Anyone who had planned an Antarctic trip last year and booked or postponed it to this season needed quite a bit of patience over the past few months. Because until recently, it wasn’t clear whether or not the 21/22 season would actually happen. Many uncertainties regarding COVID made it almost impossible for both the so-called “gateway” countries and the operators to provide clear information. But basically at the last minute, the two main countries Chile and Argentina have now given the de facto green light and fired the starting shot for a new beginning of the Antarctic voyages.
Both countries have announced in the media the entry requirements or adjustments that apply to foreign guests. In particular, Chile’s announcement that the five-day quarantine requirement for travelers also to the Magallanes region, which includes Punta Arenas, will be different than before should provide a sigh of relief. Upon arrival, foreign guests will be taken to a special area of the airport in Santiago de Chile, where they will have to undergo another PCR test. If this is negative, the onward journey can be made by charter flights, which act as “corridors”. The previously ordered quarantine is therefore no longer necessary. However, the certificate requirement (fully vaccinated, at least 14 days since final dose), pre-entry registration, proof of insurance and airline requirements will remain. The latter also generally require a negative PCR or antigen test that is no more than 72 hours old.
For Chile’s beleaguered tourism industry, the news is music. A few weeks ago, the first providers had already confirmed their intention to take their guests to Antarctica from Punta Arenas or Puerto Williams. But the previous arrangement, with its quarantine requirement, would have attracted few travelers, according to officials. With the new measure, it is hoped that a compromise has been reached between the health of the population and the economic restart of the tourism industry, which has been at a standstill. Nevertheless, concerns remain, especially in implementation. This is because, on the one hand, the PCR tests require several hours before the result is available; on the other hand, there are fears that the testing capacities are not sufficient and could collapse under a possible rush, as the regulation also applies to domestic travellers.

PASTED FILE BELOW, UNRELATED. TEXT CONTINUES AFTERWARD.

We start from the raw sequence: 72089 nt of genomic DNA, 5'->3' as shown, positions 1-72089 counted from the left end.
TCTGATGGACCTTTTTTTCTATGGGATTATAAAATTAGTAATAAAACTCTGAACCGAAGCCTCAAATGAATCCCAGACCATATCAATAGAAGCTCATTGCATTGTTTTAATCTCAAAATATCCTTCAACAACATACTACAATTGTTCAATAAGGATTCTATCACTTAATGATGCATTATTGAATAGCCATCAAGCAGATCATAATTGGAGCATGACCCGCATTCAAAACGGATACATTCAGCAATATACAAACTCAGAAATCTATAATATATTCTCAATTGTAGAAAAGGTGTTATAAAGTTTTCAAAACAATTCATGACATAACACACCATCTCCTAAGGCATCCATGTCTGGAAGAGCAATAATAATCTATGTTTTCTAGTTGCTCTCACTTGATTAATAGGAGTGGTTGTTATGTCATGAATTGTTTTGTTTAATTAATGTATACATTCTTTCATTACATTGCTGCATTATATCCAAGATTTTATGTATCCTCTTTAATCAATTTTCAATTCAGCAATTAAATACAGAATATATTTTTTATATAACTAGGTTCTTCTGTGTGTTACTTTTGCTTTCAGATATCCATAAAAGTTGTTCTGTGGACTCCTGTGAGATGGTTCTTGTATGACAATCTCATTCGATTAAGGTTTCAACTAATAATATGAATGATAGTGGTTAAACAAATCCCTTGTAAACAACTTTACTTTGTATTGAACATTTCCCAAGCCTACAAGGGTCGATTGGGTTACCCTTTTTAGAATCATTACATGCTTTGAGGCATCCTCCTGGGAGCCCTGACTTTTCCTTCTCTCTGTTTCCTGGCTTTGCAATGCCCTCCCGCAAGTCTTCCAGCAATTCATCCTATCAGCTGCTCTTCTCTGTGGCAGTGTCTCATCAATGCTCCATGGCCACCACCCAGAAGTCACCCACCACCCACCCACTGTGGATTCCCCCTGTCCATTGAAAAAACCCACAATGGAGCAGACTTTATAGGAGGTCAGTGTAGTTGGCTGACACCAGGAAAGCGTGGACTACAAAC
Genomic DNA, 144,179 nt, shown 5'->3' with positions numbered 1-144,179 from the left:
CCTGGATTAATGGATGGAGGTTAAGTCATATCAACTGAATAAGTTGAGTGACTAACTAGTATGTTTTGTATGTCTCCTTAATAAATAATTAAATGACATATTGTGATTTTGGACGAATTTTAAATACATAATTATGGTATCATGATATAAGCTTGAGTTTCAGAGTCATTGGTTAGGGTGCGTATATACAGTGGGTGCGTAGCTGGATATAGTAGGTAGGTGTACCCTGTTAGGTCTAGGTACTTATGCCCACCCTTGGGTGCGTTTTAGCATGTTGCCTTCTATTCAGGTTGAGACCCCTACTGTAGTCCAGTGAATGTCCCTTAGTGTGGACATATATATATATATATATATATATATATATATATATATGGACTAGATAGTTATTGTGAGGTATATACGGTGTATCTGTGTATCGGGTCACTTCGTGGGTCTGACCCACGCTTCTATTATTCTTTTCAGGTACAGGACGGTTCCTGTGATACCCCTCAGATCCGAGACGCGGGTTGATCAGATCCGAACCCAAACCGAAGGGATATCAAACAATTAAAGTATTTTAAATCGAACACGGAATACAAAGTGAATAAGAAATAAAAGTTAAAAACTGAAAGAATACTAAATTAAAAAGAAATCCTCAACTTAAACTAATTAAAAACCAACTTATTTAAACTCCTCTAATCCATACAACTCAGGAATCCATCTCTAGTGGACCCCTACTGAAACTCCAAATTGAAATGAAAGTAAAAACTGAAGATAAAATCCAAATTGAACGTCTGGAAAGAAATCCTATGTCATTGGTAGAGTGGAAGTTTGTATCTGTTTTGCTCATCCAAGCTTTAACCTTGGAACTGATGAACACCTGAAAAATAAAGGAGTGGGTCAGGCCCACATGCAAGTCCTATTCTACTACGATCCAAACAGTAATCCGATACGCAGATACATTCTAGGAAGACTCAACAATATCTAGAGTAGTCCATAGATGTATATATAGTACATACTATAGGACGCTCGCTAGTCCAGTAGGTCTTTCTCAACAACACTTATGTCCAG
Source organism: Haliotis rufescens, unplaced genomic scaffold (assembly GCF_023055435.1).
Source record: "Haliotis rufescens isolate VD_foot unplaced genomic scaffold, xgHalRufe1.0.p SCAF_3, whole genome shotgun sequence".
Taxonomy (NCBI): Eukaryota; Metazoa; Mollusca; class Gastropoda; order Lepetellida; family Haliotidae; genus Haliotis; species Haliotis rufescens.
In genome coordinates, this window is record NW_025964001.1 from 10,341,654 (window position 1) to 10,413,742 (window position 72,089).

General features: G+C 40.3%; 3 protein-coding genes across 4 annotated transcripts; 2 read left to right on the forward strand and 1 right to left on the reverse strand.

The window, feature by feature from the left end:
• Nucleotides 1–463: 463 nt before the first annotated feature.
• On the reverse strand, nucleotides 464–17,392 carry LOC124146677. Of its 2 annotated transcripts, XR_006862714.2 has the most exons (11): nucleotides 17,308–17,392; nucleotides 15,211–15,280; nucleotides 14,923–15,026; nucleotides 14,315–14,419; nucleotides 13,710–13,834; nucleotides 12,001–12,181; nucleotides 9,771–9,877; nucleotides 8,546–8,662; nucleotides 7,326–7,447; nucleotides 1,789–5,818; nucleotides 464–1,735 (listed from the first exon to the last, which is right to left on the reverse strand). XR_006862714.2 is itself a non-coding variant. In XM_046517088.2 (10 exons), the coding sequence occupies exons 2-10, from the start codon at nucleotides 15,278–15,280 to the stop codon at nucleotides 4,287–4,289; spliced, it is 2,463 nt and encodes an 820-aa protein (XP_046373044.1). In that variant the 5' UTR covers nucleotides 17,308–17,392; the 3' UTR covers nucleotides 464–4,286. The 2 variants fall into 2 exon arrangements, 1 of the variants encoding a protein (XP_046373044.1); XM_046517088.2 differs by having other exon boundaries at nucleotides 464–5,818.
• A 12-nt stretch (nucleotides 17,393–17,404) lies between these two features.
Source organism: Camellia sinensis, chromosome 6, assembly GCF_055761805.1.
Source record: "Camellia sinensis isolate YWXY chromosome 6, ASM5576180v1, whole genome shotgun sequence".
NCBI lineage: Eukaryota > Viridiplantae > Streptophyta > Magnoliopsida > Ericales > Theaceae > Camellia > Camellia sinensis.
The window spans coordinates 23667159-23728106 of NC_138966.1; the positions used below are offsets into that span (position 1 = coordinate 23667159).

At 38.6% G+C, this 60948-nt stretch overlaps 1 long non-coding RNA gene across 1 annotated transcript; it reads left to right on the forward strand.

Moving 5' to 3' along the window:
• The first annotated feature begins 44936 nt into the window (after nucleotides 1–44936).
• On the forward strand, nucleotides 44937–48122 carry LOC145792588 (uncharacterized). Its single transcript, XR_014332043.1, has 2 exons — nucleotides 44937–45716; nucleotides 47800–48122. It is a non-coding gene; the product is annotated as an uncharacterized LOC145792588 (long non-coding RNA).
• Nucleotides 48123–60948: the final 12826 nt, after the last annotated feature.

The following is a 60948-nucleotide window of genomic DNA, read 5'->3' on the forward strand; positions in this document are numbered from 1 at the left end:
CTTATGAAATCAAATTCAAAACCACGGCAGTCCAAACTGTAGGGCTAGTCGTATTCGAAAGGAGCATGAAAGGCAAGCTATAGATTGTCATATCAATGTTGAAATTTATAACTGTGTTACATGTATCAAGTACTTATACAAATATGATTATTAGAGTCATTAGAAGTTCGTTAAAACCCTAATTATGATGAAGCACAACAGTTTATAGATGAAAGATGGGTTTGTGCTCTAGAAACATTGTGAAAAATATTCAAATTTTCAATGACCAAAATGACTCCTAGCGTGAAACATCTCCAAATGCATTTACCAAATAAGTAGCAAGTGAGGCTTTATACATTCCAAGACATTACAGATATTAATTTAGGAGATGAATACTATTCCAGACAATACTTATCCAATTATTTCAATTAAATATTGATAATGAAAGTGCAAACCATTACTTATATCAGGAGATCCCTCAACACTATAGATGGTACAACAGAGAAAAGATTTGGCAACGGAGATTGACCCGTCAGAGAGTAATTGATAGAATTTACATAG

Argentina and especially Tierra del Fuego, with Ushuaia as the main starting point, have also released more information regarding the upcoming Antarctic season. On the one hand, Argentina has definitely allowed entry for international guests again as of November 1. Accordingly, the airlines and the Argentine aviation authority are in the process of drawing up the plans. The authority has published initial measures on its website. For foreigners who may re-enter Argentina after November 1, vaccination certificate with complete vaccination at least 14 days prior to arrival, a negative PCR test no more than 72 hours old, an antigen test upon arrival, proof of insurance and the obligation to undergo another PCR test five and seven days after entry are required. However, it is still not clear whether and how the latter measure will be implemented for Antarctic travellers.
But in Ushuaia they are now in good spirits as far as the coming season is concerned. According to port authorities, 37 vessels have signed up for a total of 243 calls starting November 7. The operators plan to maintain their departures from the southernmost city in the world until March. That’s why they don’t fear much competition with Chile this season. This is because even some of the newer operators will be departing from Ushuaia and not diverting to Chile. But still, one has to be careful about popping the cork. Because everyone knows that the situation remains tense as far as tourism is concerned. But the news certainly gives reason for cautious optimism.
Dr Michael Wenger, PolarJournal
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